Crucially, if the calculations are correct the oceans may have remained until 715m years ago - a long enough period of climate stability for microbial life to have plausibly sprung up. “The oceans of ancient Venus would have had more constant temperatures, and if life begins in the oceans - something which we are not certain of on Earth - then this would be a good starting place,” said Way.
Other planetary scientists agreed that, despite the differing fates of the two planets, early Earth and Venus may have been similar.
About 71% of the Earth is covered in water. Most of that is in oceans, rivers, and lakes, but some is frozen in the Earth's two ice sheets. Those ice sheets, which cover most of Greenland and Antarctica, only contain 2% of the world's total water supply, but a whopping 70% of the Earth's fresh water.
Scientists estimate that if the Antarctic Ice Sheet—the larger of the two—melted, sea level would rise by around 60 meters (200 feet). Not only that, but it could affect the weather: a study showed that less sea ice in the Arctic causes rainier summers in western Europe, and another study suggests that it's causing more extreme heat waves in the United States and elsewhere. And counterintuitively, melting ice also causes more melting ice.
A 2016 study found that a shrinking in the Greenland Ice Sheet causes what are known as "blocking events," where high-pressure systems park themselves on top of one area for days or even weeks. This brings warm, moist air that heats the surface below and causes even more ice to melt. Explore the relationship between polar ice and climate change in the videos below.
So you're moving into your new apartment, and you're trying to bring your sofa. The problem is, the hallway turns and you have to fit your sofa around a corner. If it's a small sofa, that might not be a problem, but a really big sofa is sure to get stuck. If you're a mathematician, you ask yourself: What's the largest sofa you could possibly fit around the corner? It doesn't have to be a rectangular sofa either, it can be any shape.
This is the essence of the moving sofa problem. Here are the specifics: the whole problem is in two dimensions, the corner is a 90-degree angle, and the width of the corridor is 1. What is the largest two-dimensional area that can fit around the corner?
The largest area that can fit around a corner is called—I kid you not—the sofa constant. Nobody knows for sure how big it is, but we have some pretty big sofas that do work, so we know it has to be at least as big as them. We also have some sofas that don't work, so it has to be smaller than those. All together, we know the sofa constant has to be between 2.2195 and 2.8284.
As data demands continue to grow, scientists predict that it's only a matter of time before today's telecommunication networks reach capacity unless new technologies are developed for transporting data. A new technique could help avert this bandwidth crunch by allowing light-based optical networks to carry more than one hundred times more data than is possible with current technologies.
Laser light comes in many different shapes, or spatial modes. However, today's optical networks use just one spatial mode to carry information, limiting the amount of data that can be transmitted at one time. Researchers led by Andrew Forbes, a professor at the University of Witwatersrand, South Africa, developed a technique known as spatial multiplexing that reshapes a laser beam into many spatial modes that can each carry information.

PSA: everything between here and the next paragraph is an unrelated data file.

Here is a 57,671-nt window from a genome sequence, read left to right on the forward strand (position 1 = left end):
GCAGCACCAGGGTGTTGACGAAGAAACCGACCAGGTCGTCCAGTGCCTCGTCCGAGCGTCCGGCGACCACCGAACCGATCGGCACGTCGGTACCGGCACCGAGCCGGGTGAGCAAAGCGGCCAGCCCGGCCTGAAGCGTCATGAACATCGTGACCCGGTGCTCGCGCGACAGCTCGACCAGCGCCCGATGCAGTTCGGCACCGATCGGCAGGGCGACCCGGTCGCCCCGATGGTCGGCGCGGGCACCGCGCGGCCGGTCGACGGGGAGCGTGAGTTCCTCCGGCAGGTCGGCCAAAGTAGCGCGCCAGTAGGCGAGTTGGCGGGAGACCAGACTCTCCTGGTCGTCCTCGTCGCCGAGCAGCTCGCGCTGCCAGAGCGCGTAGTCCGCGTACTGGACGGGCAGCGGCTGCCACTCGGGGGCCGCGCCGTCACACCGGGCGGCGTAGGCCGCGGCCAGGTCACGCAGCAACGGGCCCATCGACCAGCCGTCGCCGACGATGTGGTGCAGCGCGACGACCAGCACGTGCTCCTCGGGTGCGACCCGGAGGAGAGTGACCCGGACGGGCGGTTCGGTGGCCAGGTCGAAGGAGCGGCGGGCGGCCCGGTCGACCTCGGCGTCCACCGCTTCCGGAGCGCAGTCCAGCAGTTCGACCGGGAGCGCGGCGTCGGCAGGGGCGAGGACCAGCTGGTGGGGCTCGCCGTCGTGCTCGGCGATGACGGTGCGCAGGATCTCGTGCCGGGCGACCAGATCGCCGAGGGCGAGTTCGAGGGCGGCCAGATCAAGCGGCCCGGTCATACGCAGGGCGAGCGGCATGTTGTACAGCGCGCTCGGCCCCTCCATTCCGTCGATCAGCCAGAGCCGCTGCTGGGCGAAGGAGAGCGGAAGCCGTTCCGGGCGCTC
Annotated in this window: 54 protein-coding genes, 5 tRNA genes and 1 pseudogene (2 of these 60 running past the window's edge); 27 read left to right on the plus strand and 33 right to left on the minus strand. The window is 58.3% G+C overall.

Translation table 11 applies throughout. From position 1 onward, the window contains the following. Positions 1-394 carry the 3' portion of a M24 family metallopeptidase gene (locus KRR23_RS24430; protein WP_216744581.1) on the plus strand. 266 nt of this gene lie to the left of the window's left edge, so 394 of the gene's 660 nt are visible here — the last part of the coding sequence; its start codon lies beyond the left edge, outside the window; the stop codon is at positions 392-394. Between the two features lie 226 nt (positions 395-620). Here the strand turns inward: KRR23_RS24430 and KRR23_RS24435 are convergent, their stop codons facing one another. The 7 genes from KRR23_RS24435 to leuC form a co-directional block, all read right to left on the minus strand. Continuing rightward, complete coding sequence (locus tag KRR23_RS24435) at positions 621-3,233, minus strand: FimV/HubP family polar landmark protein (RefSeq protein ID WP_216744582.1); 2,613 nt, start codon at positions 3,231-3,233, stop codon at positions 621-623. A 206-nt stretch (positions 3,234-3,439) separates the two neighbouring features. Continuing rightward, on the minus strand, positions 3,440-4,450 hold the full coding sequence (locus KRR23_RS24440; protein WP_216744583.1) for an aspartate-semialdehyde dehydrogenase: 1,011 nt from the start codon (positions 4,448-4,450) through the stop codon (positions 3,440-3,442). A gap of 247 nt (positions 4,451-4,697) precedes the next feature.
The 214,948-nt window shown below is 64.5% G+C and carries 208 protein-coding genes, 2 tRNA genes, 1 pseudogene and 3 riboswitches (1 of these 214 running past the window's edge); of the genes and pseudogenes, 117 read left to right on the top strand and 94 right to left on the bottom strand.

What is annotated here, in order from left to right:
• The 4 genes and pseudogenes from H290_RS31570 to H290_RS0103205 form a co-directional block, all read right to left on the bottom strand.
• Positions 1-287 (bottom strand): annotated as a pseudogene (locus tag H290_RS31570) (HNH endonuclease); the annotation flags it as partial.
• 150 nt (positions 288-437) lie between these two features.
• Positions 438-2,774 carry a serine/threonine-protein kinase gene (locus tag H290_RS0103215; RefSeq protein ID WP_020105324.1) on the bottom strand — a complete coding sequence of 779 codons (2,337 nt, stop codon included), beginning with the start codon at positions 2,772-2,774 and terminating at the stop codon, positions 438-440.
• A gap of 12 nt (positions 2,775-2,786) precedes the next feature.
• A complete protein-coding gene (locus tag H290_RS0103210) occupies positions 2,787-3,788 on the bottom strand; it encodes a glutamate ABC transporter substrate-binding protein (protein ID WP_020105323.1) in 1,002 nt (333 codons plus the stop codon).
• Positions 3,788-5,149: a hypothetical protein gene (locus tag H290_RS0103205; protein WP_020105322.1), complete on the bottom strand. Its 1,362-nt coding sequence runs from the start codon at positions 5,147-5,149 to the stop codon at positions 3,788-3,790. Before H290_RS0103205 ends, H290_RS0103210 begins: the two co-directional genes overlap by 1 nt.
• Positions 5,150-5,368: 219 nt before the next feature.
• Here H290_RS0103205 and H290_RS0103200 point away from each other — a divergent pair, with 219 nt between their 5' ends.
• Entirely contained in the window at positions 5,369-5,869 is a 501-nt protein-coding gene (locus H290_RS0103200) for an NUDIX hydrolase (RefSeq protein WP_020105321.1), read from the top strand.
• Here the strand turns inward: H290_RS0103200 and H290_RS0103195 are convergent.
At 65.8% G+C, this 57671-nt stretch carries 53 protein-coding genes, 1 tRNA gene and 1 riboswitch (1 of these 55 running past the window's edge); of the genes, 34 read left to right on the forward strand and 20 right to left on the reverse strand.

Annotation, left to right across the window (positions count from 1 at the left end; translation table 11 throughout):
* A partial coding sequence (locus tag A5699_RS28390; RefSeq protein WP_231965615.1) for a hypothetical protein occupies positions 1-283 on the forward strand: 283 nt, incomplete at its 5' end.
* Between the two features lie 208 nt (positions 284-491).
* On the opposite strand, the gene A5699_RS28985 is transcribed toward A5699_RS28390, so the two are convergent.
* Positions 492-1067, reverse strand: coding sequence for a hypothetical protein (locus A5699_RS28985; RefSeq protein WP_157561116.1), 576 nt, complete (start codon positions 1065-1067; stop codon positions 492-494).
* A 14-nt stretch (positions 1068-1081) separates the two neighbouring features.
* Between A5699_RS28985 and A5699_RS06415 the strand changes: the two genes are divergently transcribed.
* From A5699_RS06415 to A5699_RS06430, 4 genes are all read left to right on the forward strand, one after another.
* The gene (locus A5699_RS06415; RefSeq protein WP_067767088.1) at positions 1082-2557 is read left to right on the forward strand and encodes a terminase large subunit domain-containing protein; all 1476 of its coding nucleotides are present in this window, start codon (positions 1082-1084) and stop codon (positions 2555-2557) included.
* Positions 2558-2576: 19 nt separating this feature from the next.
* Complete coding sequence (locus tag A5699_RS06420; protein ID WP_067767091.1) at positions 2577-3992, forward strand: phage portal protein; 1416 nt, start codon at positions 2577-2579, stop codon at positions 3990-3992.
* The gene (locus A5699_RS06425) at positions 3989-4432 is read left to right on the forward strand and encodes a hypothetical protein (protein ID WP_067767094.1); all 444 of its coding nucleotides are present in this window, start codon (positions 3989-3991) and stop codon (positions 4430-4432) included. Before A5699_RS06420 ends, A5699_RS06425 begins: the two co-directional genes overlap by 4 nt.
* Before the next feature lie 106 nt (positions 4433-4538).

In a paper presented at the OSA Laser Congress in Boston, the researchers demonstrate optical communication with more than 100 spatial modes by combining their new spatial multiplexing approach with wavelength division multiplexing (WDM), which uses different wavelengths of light to carry information.
"We created 35 spatial modes encoded in three different wavelengths, producing 105 total modes," said Carmelo Rosales-Guzmán, research fellow and first author of the paper. "Our new method might serve as the basis for future communication technologies."
The researchers demonstrated that their technique can transmit data with 98 percent efficiency in a laboratory free-space optical network, which uses light to transmit information over the air. The scientists say the approach should also work in optical fibers, the basis for fiber-optic communications.
Australian engineers have created a new quantum bit which remains in a stable superposition for 10 times longer than previously achieved, dramatically expanding the time during which calculations could be performed in a future silicon quantum computer.
The new quantum bit, made up of the spin of a single atom in silicon and merged with an electromagnetic field - known as 'dressed qubit' - retains quantum information for much longer that an 'undressed' atom, opening up new avenues to build and operate the superpowerful quantum computers of the future. The result by a team at Australia's University of New South Wales (UNSW), appears today in the online version of the international journal, Nature Nanotechnology.
"We have created a new quantum bit where the spin of a single electron is merged together with a strong electromagnetic field," said Arne Laucht, a Research Fellow at the School of Electrical Engineering & Telecommunications at UNSW, and lead author of the paper. "This quantum bit is more versatile and more long-lived than the electron alone, and will allow us to build more reliable quantum computers."
Building a quantum computer has been called the 'space race of the 21st century' - a difficult and ambitious challenge with the potential to deliver revolutionary tools for tackling otherwise impossible calculations, such as the design of complex drugs and advanced materials, or the rapid search of massive, unsorted databases.